A significant part of his life was spent with the North Yorkshire Benedictine community beginning with his schooldays.
It was in 1976, following the appointment of the then Abbot, Basil Hume, as Archbishop of Westminster, that the monks elected Ambrose Griffiths OSB (Order of St Benedict) to be their fifth Abbot.
He saw his office as one of service to his brethren, and his humility made it natural for him to be found helping with any job that needed doing.
He was born in London as Michael Griffiths and educated at Ampleforth’s then preparatory school at Gilling Castle, followed by Ampleforth College.
In 1946, he won a place at Balliol College, Oxford gaining a First in chemistry then, in 1950, joined the monastic community and was given the religious name Ambrose. He was sent to Rome where he studied theology before returning to Ampleforth six years later on the college’s teaching staff and in 1957 being ordained priest.
He had several roles in both the monastic community and the school. As procurator, or bursar, he was responsible for the abbey’s day-to-day running and he was the first person to produce a blueprint for future development.
Overseeing a number of buildings on the campus, ranging from new boarding houses to a sports centre, revealed his grasp of what was physically needed by way of replacing old buildings and reducing running costs.
After eight years as abbot, he was not re-elected and went to work as parish priest of St Mary’s, in Leyland, Lancashire. He was also given the title of Abbot of Westminster.
In 1992, Pope John Paul II appointed him Bishop of the Roman Catholic Diocese of Hexham and Newcastle, and although it cannot have been an easy transition from monastic community to bishop, he took it in his stride. He made a point of knowing both his priests – for whom he had a particular concern, especially the newly ordained – and lay people, and was genuinely interested in everyone he met.
His time at Ampleforth also meant that he understood young people and was at ease with them.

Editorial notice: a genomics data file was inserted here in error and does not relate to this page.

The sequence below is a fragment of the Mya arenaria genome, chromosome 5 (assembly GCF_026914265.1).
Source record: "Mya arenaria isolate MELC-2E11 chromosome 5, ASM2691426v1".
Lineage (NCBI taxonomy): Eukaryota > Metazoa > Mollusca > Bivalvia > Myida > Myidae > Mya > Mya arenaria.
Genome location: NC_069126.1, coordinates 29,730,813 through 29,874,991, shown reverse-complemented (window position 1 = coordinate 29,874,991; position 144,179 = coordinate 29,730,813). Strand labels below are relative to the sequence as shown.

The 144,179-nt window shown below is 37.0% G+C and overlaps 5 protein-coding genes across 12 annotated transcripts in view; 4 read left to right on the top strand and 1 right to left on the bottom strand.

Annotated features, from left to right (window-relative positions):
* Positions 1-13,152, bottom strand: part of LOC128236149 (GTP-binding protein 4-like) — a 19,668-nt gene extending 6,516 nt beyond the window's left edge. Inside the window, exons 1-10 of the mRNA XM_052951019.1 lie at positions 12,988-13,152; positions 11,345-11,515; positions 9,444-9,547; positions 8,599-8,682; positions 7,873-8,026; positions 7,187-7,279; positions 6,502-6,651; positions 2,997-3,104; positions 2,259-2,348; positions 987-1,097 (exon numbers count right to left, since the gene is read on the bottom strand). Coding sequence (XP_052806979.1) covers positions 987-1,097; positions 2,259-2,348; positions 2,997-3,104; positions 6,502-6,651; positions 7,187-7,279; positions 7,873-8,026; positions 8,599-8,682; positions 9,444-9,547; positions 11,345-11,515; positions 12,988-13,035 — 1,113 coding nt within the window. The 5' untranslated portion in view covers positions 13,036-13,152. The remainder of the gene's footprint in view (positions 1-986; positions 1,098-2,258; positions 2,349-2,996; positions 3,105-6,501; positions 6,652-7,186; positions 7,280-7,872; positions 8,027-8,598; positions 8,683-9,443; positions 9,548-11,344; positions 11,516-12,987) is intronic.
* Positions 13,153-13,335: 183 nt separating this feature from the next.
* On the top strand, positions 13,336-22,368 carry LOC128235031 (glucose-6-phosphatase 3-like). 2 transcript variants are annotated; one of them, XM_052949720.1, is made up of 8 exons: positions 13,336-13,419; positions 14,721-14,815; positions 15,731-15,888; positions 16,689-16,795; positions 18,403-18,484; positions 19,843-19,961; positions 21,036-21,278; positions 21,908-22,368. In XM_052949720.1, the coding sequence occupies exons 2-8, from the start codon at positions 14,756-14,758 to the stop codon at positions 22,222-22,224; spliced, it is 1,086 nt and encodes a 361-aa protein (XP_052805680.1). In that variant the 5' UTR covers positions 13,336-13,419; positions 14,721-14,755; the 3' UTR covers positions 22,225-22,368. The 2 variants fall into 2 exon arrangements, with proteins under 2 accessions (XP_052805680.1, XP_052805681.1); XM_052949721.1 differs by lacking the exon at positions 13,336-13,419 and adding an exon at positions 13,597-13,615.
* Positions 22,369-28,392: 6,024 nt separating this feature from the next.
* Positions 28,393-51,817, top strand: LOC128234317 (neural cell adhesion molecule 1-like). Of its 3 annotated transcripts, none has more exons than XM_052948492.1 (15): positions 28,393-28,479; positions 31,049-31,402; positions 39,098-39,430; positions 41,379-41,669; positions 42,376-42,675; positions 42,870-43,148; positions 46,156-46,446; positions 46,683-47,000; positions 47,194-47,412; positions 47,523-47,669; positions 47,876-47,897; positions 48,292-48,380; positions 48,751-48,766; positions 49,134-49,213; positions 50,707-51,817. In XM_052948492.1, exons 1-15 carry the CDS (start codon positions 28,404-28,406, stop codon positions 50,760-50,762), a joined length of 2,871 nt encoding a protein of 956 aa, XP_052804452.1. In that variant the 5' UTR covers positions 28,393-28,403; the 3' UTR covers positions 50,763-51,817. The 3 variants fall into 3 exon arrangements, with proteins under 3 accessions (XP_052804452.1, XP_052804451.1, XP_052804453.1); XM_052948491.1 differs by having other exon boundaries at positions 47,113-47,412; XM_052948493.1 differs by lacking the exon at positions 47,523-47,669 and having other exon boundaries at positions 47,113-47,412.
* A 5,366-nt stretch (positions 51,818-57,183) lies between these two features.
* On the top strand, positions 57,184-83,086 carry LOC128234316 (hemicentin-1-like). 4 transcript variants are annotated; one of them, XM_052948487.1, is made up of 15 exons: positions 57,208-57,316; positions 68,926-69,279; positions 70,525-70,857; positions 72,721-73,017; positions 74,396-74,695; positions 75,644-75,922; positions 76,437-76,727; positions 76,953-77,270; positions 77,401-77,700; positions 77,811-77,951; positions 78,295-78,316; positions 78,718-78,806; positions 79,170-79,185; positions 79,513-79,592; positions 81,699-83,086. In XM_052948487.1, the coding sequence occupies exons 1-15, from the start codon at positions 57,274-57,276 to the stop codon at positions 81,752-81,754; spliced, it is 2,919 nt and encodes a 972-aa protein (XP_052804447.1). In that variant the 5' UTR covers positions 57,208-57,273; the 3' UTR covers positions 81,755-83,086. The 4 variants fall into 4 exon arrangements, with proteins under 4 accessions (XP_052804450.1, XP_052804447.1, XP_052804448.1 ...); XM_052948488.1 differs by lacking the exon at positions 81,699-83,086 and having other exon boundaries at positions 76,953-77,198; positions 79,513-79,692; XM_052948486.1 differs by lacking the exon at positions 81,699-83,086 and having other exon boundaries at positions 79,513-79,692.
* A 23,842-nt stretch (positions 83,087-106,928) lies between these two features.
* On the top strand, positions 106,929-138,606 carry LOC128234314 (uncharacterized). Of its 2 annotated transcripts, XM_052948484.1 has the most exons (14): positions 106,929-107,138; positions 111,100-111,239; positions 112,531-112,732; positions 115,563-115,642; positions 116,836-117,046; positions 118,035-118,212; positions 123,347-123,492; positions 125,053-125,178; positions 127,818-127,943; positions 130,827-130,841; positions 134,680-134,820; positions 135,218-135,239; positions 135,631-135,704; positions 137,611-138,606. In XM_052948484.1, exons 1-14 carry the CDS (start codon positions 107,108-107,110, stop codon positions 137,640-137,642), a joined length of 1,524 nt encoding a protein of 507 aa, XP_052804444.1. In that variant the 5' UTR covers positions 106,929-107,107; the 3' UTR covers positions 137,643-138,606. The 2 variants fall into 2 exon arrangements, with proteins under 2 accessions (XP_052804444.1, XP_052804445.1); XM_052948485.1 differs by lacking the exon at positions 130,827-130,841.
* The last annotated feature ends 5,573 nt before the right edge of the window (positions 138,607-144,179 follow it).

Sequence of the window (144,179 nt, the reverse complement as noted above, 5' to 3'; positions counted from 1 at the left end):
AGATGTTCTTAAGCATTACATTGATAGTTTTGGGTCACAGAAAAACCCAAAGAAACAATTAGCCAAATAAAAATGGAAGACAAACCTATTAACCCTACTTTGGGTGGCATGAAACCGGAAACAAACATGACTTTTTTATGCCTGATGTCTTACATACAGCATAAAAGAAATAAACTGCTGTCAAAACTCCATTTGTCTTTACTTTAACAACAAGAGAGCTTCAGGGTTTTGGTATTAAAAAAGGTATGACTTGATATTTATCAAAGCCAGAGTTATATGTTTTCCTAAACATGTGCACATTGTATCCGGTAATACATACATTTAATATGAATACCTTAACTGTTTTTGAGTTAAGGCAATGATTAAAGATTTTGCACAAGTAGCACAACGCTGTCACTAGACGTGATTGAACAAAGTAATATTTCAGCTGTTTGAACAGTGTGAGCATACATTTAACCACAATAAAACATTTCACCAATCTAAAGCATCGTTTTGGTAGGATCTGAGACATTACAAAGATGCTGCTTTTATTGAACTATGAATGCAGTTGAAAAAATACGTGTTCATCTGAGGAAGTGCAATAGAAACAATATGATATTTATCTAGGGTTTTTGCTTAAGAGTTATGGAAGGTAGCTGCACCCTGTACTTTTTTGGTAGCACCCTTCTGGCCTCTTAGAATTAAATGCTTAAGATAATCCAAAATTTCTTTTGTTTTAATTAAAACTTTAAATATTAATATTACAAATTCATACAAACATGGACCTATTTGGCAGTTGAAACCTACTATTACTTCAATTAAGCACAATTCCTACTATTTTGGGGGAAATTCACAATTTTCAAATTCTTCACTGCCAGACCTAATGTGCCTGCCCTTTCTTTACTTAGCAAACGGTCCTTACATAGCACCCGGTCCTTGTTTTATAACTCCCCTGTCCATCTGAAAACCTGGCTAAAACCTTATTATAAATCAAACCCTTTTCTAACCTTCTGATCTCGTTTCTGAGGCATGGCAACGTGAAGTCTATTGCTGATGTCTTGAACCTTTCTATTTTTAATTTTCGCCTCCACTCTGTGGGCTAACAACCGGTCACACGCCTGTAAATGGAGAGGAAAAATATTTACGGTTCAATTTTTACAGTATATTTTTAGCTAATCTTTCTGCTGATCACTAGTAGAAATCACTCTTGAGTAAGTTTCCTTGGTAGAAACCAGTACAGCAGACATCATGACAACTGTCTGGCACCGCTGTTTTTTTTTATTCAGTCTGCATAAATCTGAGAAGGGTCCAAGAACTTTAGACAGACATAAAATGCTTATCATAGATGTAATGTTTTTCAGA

When he retired as bishop in 2005, becoming emeritus bishop, he returned to St Mary’s, Leyland, serving as assistant priest until in January this year he was diagnosed with acute leukaemia.
In addition to his diocesan role, Bishop Ambrose had a number of roles within the Bishops Conference. He had been episcopal adviser to the Charismatic Renewal, a member of the British Methodist-Roman Catholic Committee, and its chairman from 2001-2006, chairman of the Bishops Conference Committee for Community Relations between 1997 and 2001, episcopal adviser to the Association of Catholic Chaplains in Education, and president of the Catholic Youth Service.
Bishop Seamus Cunningham, who was Newcastle Cathedral’s administrator during Ambrose Griffiths’ time as bishop, said he died as he had lived – full of gratitude and hope.
An appreciation of Abbot Ambrose, written at the end of his abbacy in 1984, said: “His reign as abbot made it possible for the Community both to accept change and also to appreciate the need for a clear sense of direction that is shared by all. However, what we value most in him are his personal qualities of humility, fairness, kindness and generosity of which he gave so unstintingly. Few were more surprised than he was when we elected him; nobody was more grateful than he was when we elected another.”
A funeral Mass will be held in each of the key churches associated with Bishop Ambrose’s ministry, the final one being held at Ampleforth Abbey on Saturday, July 2, at 11am followed by burial in the vault under the abbey church